Wo/men’s Work, Fuels Operator: Hannah Jane Valian has spent three seasons working as a fuels operator at the largest of the Antarctic research facilities.
Feminist Wednesday blogger Erin Bagwell turns her passion for sharing women’s stories into film. See “Dream, Girl,” currently screening across the country and recently selected by Oprah to be part of her SuperSoul 100 roundup.
The question “Will I make it?” leads a first-generation American in her career aspirations and continues to drive her independent journey far away from her family.
While “Lean In” may have made the biggest splash in recent years, it joins a slew of other books and articles about how women can and should behave when trying to advance their careers.
I just got laid off from the job that robbed me of my remaining passion and creativity. In some ways, this is the most liberating period of my life. I’m now free from working countless hours on tasks that can only lead to burnout, pushing agendas I don’t personally believe in, slapping fake smiles across my face and pretending to drink the insane Kool-Aid overflowing in the startup world.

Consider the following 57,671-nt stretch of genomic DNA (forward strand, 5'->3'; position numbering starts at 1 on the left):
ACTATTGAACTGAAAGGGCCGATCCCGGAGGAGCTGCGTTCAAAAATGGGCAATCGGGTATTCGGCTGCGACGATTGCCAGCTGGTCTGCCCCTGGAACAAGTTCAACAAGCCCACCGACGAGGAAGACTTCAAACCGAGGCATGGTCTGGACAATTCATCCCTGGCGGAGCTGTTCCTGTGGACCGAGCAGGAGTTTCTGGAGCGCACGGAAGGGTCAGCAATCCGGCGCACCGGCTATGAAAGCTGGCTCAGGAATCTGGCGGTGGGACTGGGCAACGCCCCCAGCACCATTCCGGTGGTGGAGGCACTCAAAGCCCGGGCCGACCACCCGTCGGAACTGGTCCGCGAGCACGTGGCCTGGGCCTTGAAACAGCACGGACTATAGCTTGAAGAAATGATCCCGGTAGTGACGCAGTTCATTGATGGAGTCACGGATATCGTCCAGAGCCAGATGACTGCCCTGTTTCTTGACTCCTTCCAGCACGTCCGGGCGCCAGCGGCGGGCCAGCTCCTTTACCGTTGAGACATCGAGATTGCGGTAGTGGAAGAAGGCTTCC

Over the years working in costume design, I ushered an actor through the Mississippi swamplands and was ushered through a Las Vegas casino via bodyguard.
I have not unseen what I saw in the homeless shelter: the papery faces of women undone by heroin, the babies born shaking from opiates.
For my mother and grandmother, going to work each day and coming home with a paycheck was not an option.
As a woman in the military, the most memorable moment from Leigh Tierney’s 21st birthday was lying in a puddle of mud and firing an M-16.
For women on Wall Street, success is all about taking opportunities when they come.
A recent Forbes article reported that two million Americans quit their jobs every month, mostly out of a sense of dissatisfaction and disempowerment.